Traffic Accident Claims Solicitors

Traffic accident claims solicitors enable you to recover compensation when you or a loved one has suffered an injury in a traffic accident due to the negligence of a person or persons who owed you a duty of care. Solicitors who provide legal representation for traffic accident compensation claims look beyond the initial trauma that has been suffered and consider what the long-term implications of the traffic accident injury may be – not only for you as the victim, but for those around you who may have to provide support for you during your recovery from an injury. To get specific, individual advice about compensation claims for a traffic accident injury, call and speak directly with a traffic accident claims solicitor

Federation Concerned that Injury Claims for Cyclists will be Affected by Compensation Reforms

Posted on: December 22nd, 2016

The British Cycling Federation has raised concerns that compensation reforms being considered by the government will affect injury claims for cyclists.

In November, Elizabeth Truss – the Secretary of State for Justice and Lord Chancellor – announced the government was considering reforms in order to address the perceived compensation culture in the UK. One of the reforms under consideration is the raising of the “small claims” limit from £1,000 to £5,000.

The implication of raising the limit is that claimants making a personal injury claim for less than £5,000 will not be able to recover their legal costs. The measure is intended to “crack down on minor, exaggerated and fraudulent [personal injury] claims”. However, several organisations have voiced their concerns that the raising of the limit will prevent access to justice for genuine claimants.

One such organization is the British Cycling Federation. The Federation represents more than 100,000 cyclists in the UK, and it has produced figures showing that the majority of injury claims for cyclists fall within the proposed £5,000 limit. The Federation fears its members will lose their entitlement to legal representation and not pursue the injury compensation they are entitled to.

Martin Key – the Campaigns Manager for the British Cycling Federation – said: “The vast majority of injuries sustained in cycling incidents are valued at under the proposed £5,000 limit, meaning that – under the new proposals – any cyclist involved in an incident would find it very difficult to get legal representation and therefore to be adequately compensated for their injuries.”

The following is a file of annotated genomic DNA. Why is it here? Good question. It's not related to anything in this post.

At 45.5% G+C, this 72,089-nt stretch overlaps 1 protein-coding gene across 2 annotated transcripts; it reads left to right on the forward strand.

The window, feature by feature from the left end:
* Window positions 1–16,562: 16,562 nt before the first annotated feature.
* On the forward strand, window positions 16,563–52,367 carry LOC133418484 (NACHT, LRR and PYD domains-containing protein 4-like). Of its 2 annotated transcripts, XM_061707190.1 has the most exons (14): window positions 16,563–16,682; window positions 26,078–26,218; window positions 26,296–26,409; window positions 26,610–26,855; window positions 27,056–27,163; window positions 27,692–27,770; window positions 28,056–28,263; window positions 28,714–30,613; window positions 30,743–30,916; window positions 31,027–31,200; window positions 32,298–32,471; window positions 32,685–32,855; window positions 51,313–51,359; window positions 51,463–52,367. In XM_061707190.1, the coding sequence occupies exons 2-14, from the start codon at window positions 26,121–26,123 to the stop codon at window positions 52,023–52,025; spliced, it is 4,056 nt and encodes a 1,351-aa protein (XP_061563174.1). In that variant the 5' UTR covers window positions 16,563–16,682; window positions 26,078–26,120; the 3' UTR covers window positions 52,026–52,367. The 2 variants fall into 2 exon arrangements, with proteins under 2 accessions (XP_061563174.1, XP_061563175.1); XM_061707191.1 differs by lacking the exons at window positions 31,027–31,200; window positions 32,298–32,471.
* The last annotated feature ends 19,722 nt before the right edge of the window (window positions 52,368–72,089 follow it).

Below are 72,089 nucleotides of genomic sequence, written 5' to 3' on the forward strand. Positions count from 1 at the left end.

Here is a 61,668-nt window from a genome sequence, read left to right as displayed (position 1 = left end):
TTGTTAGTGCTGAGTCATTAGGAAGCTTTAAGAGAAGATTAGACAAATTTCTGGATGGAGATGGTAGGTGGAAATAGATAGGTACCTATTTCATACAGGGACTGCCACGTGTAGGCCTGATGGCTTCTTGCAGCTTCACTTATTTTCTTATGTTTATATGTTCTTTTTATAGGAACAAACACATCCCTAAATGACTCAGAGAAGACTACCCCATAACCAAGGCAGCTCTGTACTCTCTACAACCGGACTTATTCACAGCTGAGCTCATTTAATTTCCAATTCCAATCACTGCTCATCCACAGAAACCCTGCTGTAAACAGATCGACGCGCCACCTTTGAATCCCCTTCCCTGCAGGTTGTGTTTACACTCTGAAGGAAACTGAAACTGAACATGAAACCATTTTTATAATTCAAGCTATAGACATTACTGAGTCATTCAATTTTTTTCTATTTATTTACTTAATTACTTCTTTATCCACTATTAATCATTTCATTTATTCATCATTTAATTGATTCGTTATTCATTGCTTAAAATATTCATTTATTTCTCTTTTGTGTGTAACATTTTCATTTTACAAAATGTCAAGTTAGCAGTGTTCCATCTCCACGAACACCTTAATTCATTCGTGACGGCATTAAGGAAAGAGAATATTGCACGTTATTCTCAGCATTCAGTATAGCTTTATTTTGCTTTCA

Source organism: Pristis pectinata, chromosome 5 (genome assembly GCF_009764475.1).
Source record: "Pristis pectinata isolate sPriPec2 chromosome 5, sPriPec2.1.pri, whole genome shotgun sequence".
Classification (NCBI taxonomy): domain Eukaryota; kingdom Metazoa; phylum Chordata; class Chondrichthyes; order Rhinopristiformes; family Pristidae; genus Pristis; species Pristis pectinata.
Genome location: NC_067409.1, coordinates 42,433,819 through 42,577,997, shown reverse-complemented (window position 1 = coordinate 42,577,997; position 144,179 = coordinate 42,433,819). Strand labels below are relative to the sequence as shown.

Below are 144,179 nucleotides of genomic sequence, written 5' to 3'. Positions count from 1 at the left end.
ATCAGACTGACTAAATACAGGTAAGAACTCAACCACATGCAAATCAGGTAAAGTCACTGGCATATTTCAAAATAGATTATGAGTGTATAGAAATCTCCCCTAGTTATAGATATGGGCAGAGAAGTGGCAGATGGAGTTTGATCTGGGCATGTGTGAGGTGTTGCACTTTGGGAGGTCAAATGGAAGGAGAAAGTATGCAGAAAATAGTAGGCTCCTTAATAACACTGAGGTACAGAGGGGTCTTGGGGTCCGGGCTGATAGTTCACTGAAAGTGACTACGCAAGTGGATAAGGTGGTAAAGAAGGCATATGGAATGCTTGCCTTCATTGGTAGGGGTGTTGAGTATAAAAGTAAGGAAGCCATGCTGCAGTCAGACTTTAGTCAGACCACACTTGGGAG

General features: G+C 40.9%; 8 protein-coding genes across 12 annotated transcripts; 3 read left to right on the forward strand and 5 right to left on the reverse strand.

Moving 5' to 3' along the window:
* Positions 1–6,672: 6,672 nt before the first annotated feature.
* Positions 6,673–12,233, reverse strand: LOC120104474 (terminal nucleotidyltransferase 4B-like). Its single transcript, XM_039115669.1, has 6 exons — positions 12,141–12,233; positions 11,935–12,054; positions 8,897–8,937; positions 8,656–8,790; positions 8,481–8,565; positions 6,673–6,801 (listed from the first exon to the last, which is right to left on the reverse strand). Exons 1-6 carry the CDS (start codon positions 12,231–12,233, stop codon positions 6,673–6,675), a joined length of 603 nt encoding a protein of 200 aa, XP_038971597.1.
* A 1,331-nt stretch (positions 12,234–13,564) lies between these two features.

The Federation is also unhappy that the consultation process has a January 6th deadline. According to Mr Key there is insufficient time (with the Christmas and New Year holidays falling just prior to the deadline) for raising all the issues that affect injury claims for cyclists. Nonetheless, Mr Key is confident that the Federation will submit a response before the deadline, and ask the Ministry of Justice to re-think both the proposed reforms and the consultation deadline.

Claim for Psychological Injuries Resulting from a Car Accident Resolved for £30,000

Posted on: June 9th, 2016

A man´s claim for psychological injuries resulting from a car accident has been resolved for £30,000 after he was told he may not receive more than £3,000.

Warren Smith (50) from Lancashire was driving along the A671 between Burnley and Rochdale when, on March 8th, 2012, he was involved in a head-on collision with a car travelling on the wrong side of the road. Tragically the driver of the car that hit Warren´s was killed in the accident.

Mark suffered multiple injuries in the accident, and was taken to hospital where he received treatment for injuries to his chest, head and back. Mark was subsequently diagnosed with PTSD and depression – psychological injuries that still trouble him more than four years after the accident.

Unfortunately Mark was unable to maintain his job as a contracts manager as it involved driving long distances. Mark sought legal advice about claiming injury compensation, but was told that the value of his claim would be unlikely to exceed £3,000.